With every set of entertainment award nominations come the cries of snubs. Most recently, Selma's near-total shutout from the Oscar nominations and the overall whiteness of the nominees caused a national conversation about representation in film.
Tuesday's Tony nominees will likely cause no such conversation; such is the nature of awards with fairly limited scope. But one egregious snub should resonate: Lisa D'Amour's Airline Highway was denied a best play nomination. The show about a vibrant New Orleans community living at a rundown motel probably opened too late, felt too small and couldn't overcome a bad title.
Yet those who study theater ten years from now will likely be shocked to learn Airline Highway didn't even get nominated. It is the next great American play, and an incredibly diverse one at that. It is exactly the kind of theater Broadway should be championing.
Airline Highway's plot centers on the planning and execution of a living funeral for Miss Ruby (Judith Roberts), the matriarch of the Hummingbird Motel. Led by Tanya (best featured actress nominee Julie White), an elderly hooker and recovering-drug addict, the denizens of the community come together to celebrate Ruby's life while she's on her death bed.
Former tenant Greg (Stephen Louis Grush) comes back for the funeral, with his girlfriend's daughter Zoe (Carolyn Braver) in tow. Zoe is working on a sociology class project about the Hummingbird Motel as a subculture, and acts as the audience surrogate with fresh eyes on this world.
The living funeral plot is really just a reason to get these hugely disparate characters together. From community elders like Terry (Tim Edward Rhoze) to the homeless and wandering topless bar waitress Krista (Caroline Neff), this is a show about how people from wildly different backgrounds who have found themselves in the same situation. It's a unique slice-of-life story that works as a greater examination of America. These people have spirit flowing out of every pore, even when they're down-and-out. It is a truly American story.
D'Amour's complex script, which facilitates the multiple conversations that happen on stage at once, also handles questions of appropriation well. When Zoe tells members of the community she wants to tell their story, a soulful drag queen named Sissy Na Na (best featured actor nominee K. Todd Freeman, absolutely the best part of the show) bites back. It's not her story to tell, he says. When she does eventually tell her story, it's a bit too sentimental and self-centered — twee in a way these people's internal darkness absolutely isn't. The payoff works for a topic other shows might never have gone near.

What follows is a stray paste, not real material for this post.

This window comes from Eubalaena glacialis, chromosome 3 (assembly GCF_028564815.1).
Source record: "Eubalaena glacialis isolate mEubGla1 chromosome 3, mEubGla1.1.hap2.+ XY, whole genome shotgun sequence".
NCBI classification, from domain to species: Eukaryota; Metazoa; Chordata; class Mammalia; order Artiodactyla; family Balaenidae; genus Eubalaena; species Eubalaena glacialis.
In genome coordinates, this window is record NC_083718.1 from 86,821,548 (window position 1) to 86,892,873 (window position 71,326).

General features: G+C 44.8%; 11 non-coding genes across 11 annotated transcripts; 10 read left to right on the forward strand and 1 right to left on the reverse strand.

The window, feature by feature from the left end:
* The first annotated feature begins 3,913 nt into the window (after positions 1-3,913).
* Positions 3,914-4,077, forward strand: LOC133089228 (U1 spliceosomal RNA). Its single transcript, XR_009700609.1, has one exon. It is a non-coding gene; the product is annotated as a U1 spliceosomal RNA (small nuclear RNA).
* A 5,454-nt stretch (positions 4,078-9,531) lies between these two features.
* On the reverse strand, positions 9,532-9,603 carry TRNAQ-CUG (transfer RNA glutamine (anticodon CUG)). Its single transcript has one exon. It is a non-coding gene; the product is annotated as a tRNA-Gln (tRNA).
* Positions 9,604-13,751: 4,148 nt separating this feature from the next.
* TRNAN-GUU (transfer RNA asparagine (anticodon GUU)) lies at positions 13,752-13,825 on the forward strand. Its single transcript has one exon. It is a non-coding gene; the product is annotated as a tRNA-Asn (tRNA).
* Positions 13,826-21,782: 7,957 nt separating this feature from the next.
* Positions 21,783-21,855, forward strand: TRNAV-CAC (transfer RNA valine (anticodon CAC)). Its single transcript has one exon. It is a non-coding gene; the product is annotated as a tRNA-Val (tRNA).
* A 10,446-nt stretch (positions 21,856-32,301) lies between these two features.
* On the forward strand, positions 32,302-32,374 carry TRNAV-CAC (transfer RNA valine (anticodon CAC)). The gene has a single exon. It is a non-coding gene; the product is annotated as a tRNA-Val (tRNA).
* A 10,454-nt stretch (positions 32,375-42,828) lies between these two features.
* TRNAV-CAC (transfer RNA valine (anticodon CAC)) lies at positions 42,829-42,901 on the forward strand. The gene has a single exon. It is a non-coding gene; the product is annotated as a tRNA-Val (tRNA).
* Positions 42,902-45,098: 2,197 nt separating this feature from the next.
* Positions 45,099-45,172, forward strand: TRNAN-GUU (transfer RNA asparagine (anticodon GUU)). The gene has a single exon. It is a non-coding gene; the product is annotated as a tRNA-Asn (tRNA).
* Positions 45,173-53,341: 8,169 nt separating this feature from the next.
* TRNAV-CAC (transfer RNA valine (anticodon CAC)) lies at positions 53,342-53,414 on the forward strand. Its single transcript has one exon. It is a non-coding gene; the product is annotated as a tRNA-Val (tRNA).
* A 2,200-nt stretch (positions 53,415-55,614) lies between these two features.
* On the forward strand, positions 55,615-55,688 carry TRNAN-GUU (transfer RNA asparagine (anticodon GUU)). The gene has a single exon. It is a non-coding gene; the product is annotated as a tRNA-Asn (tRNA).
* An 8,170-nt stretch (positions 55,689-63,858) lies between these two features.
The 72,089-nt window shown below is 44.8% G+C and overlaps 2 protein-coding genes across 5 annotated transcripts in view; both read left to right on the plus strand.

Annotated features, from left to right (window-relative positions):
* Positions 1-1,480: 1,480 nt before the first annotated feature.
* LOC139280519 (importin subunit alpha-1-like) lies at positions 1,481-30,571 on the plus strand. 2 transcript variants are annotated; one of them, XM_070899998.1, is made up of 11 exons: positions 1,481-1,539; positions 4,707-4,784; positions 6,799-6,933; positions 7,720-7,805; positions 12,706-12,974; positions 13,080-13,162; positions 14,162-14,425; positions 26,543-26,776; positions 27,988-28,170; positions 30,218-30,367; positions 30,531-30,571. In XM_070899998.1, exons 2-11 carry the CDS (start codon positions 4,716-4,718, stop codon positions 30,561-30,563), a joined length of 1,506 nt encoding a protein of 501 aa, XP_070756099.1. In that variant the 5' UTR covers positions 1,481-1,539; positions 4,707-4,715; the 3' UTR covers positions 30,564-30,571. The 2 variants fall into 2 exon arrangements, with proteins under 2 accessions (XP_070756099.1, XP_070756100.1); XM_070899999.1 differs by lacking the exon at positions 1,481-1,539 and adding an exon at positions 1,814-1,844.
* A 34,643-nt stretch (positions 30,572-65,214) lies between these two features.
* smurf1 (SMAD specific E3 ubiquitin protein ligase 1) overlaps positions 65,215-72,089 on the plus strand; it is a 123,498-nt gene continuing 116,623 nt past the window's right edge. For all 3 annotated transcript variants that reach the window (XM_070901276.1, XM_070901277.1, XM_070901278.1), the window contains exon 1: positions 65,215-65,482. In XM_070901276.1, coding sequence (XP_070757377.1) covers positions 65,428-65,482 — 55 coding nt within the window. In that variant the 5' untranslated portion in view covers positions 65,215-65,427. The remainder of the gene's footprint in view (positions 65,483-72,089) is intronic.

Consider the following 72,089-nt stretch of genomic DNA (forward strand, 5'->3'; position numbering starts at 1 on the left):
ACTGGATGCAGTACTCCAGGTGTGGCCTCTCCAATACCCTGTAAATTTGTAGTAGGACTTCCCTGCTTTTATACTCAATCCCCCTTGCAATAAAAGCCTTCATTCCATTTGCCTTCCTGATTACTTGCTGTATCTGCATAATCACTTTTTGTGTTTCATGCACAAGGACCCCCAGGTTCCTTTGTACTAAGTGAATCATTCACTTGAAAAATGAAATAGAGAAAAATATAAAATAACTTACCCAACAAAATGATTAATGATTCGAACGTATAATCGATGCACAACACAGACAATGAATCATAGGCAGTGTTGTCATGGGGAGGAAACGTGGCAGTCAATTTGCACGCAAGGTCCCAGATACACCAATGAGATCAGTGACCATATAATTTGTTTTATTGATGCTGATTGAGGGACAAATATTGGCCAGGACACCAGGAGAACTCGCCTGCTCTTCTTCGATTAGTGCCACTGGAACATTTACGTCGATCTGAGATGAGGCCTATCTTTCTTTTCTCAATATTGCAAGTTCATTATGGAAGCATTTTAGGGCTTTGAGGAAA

The Tony nominees for best play are overwhelmingly white: Hand to God, Wolf Hall Parts One & Two and The Curious Incident of the Dog in the Night-Time all feature predominantly-to-entirely white casts. (The fourth play, Disgraced, features some actors of color and was considered a somewhat surprising nomination.) In strong contrast, Airline Highway is all about diversity. It's about how these people from different walks of life affect one another. These aren't cookie-cutter characters. They make Airline Highway unique.
Airline Highway still has a couple chances to take home Tonys in June. Freeman's best featured actor nomination in particular would be a righteous win. But when the best play award goes to to something that isn't this wild, weird and wonderful show, it will feel just a bit hollow.
Airline Highway is currently on stage at the Samuel J. Friedman Theatre in New York. Watch the trailer below:
Correction: April 29, 2015